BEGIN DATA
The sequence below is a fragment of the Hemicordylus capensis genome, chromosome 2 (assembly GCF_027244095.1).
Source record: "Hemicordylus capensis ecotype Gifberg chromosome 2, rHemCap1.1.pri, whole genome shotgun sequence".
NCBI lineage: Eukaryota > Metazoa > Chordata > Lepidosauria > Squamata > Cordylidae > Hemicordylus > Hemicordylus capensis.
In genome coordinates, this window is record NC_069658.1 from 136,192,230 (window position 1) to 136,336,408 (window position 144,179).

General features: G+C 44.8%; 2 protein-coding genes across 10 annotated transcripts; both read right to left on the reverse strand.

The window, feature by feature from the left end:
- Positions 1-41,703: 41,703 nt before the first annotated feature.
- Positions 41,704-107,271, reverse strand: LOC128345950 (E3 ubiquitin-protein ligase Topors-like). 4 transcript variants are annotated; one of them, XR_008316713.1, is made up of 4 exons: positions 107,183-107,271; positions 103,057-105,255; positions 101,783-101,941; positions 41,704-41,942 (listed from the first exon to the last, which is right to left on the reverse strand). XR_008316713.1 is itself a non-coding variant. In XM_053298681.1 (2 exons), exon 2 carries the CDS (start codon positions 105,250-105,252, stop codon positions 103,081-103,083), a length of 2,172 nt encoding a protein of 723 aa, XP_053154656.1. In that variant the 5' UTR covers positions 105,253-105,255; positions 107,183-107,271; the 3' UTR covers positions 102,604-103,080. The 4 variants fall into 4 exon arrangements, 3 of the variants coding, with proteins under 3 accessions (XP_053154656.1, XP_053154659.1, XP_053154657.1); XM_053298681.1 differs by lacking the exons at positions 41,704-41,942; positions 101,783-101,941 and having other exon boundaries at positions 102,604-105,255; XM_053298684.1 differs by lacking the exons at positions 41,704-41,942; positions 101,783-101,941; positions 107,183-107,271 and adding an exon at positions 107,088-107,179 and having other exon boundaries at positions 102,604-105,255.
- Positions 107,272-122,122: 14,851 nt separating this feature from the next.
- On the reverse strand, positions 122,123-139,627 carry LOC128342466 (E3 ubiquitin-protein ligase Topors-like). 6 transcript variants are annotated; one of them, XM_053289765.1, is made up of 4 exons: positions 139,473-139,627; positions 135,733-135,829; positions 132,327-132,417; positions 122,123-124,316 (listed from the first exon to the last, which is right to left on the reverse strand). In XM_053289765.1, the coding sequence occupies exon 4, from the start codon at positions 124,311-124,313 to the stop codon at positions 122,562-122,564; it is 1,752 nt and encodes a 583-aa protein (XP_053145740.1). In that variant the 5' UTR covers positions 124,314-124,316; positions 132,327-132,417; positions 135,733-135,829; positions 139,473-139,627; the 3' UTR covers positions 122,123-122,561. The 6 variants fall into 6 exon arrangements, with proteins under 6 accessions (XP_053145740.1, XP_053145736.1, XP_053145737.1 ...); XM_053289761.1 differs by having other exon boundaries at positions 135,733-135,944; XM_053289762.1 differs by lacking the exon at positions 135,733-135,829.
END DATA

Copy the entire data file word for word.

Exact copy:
The sequence below is a fragment of the Hemicordylus capensis genome, chromosome 2 (assembly GCF_027244095.1).
Source record: "Hemicordylus capensis ecotype Gifberg chromosome 2, rHemCap1.1.pri, whole genome shotgun sequence".
NCBI lineage: Eukaryota > Metazoa > Chordata > Lepidosauria > Squamata > Cordylidae > Hemicordylus > Hemicordylus capensis.
In genome coordinates, this window is record NC_069658.1 from 136,192,230 (window position 1) to 136,336,408 (window position 144,179).

General features: G+C 44.8%; 2 protein-coding genes across 10 annotated transcripts; both read right to left on the reverse strand.

The window, feature by feature from the left end:
- Positions 1-41,703: 41,703 nt before the first annotated feature.
- Positions 41,704-107,271, reverse strand: LOC128345950 (E3 ubiquitin-protein ligase Topors-like). 4 transcript variants are annotated; one of them, XR_008316713.1, is made up of 4 exons: positions 107,183-107,271; positions 103,057-105,255; positions 101,783-101,941; positions 41,704-41,942 (listed from the first exon to the last, which is right to left on the reverse strand). XR_008316713.1 is itself a non-coding variant. In XM_053298681.1 (2 exons), exon 2 carries the CDS (start codon positions 105,250-105,252, stop codon positions 103,081-103,083), a length of 2,172 nt encoding a protein of 723 aa, XP_053154656.1. In that variant the 5' UTR covers positions 105,253-105,255; positions 107,183-107,271; the 3' UTR covers positions 102,604-103,080. The 4 variants fall into 4 exon arrangements, 3 of the variants coding, with proteins under 3 accessions (XP_053154656.1, XP_053154659.1, XP_053154657.1); XM_053298681.1 differs by lacking the exons at positions 41,704-41,942; positions 101,783-101,941 and having other exon boundaries at positions 102,604-105,255; XM_053298684.1 differs by lacking the exons at positions 41,704-41,942; positions 101,783-101,941; positions 107,183-107,271 and adding an exon at positions 107,088-107,179 and having other exon boundaries at positions 102,604-105,255.
- Positions 107,272-122,122: 14,851 nt separating this feature from the next.
- On the reverse strand, positions 122,123-139,627 carry LOC128342466 (E3 ubiquitin-protein ligase Topors-like). 6 transcript variants are annotated; one of them, XM_053289765.1, is made up of 4 exons: positions 139,473-139,627; positions 135,733-135,829; positions 132,327-132,417; positions 122,123-124,316 (listed from the first exon to the last, which is right to left on the reverse strand). In XM_053289765.1, the coding sequence occupies exon 4, from the start codon at positions 124,311-124,313 to the stop codon at positions 122,562-122,564; it is 1,752 nt and encodes a 583-aa protein (XP_053145740.1). In that variant the 5' UTR covers positions 124,314-124,316; positions 132,327-132,417; positions 135,733-135,829; positions 139,473-139,627; the 3' UTR covers positions 122,123-122,561. The 6 variants fall into 6 exon arrangements, with proteins under 6 accessions (XP_053145740.1, XP_053145736.1, XP_053145737.1 ...); XM_053289761.1 differs by having other exon boundaries at positions 135,733-135,944; XM_053289762.1 differs by lacking the exon at positions 135,733-135,829.